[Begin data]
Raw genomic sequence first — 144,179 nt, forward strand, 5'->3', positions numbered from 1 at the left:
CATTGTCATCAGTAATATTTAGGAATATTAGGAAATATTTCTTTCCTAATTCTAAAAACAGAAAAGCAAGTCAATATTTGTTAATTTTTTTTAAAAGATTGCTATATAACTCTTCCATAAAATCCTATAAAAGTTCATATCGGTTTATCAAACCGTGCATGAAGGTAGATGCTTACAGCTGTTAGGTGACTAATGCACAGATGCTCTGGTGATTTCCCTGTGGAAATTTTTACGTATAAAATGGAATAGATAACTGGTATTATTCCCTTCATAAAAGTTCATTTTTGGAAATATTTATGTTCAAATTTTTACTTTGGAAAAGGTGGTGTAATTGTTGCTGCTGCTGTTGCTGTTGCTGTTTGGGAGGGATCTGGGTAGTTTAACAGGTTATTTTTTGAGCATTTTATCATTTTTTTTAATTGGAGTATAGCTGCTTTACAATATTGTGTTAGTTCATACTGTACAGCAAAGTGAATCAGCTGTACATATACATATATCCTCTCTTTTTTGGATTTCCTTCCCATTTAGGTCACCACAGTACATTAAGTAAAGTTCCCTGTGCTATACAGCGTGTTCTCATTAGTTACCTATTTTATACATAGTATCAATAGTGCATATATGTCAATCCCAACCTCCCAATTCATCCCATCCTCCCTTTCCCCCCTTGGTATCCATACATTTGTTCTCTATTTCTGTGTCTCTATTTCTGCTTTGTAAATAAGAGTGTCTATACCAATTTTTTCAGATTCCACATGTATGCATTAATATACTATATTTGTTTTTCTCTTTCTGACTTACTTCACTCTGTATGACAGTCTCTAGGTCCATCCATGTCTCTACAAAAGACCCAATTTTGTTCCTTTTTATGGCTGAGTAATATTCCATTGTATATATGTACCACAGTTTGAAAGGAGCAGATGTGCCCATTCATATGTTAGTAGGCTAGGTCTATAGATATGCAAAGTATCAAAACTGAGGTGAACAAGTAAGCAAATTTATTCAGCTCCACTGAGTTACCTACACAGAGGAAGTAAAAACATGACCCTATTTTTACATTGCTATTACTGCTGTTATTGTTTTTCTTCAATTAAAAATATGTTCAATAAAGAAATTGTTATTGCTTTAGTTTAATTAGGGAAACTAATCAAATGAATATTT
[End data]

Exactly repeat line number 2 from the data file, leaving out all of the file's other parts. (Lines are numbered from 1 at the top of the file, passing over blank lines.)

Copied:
CATTGTCATCAGTAATATTTAGGAATATTAGGAAATATTTCTTTCCTAATTCTAAAAACAGAAAAGCAAGTCAATATTTGTTAATTTTTTTTAAAAGATTGCTATATAACTCTTCCATAAAATCCTATAAAAGTTCATATCGGTTTATCAAACCGTGCATGAAGGTAGATGCTTACAGCTGTTAGGTGACTAATGCACAGATGCTCTGGTGATTTCCCTGTGGAAATTTTTACGTATAAAATGGAATAGATAACTGGTATTATTCCCTTCATAAAAGTTCATTTTTGGAAATATTTATGTTCAAATTTTTACTTTGGAAAAGGTGGTGTAATTGTTGCTGCTGCTGTTGCTGTTGCTGTTTGGGAGGGATCTGGGTAGTTTAACAGGTTATTTTTTGAGCATTTTATCATTTTTTTTAATTGGAGTATAGCTGCTTTACAATATTGTGTTAGTTCATACTGTACAGCAAAGTGAATCAGCTGTACATATACATATATCCTCTCTTTTTTGGATTTCCTTCCCATTTAGGTCACCACAGTACATTAAGTAAAGTTCCCTGTGCTATACAGCGTGTTCTCATTAGTTACCTATTTTATACATAGTATCAATAGTGCATATATGTCAATCCCAACCTCCCAATTCATCCCATCCTCCCTTTCCCCCCTTGGTATCCATACATTTGTTCTCTATTTCTGTGTCTCTATTTCTGCTTTGTAAATAAGAGTGTCTATACCAATTTTTTCAGATTCCACATGTATGCATTAATATACTATATTTGTTTTTCTCTTTCTGACTTACTTCACTCTGTATGACAGTCTCTAGGTCCATCCATGTCTCTACAAAAGACCCAATTTTGTTCCTTTTTATGGCTGAGTAATATTCCATTGTATATATGTACCACAGTTTGAAAGGAGCAGATGTGCCCATTCATATGTTAGTAGGCTAGGTCTATAGATATGCAAAGTATCAAAACTGAGGTGAACAAGTAAGCAAATTTATTCAGCTCCACTGAGTTACCTACACAGAGGAAGTAAAAACATGACCCTATTTTTACATTGCTATTACTGCTGTTATTGTTTTTCTTCAATTAAAAATATGTTCAATAAAGAAATTGTTATTGCTTTAGTTTAATTAGGGAAACTAATCAAATGAATATTT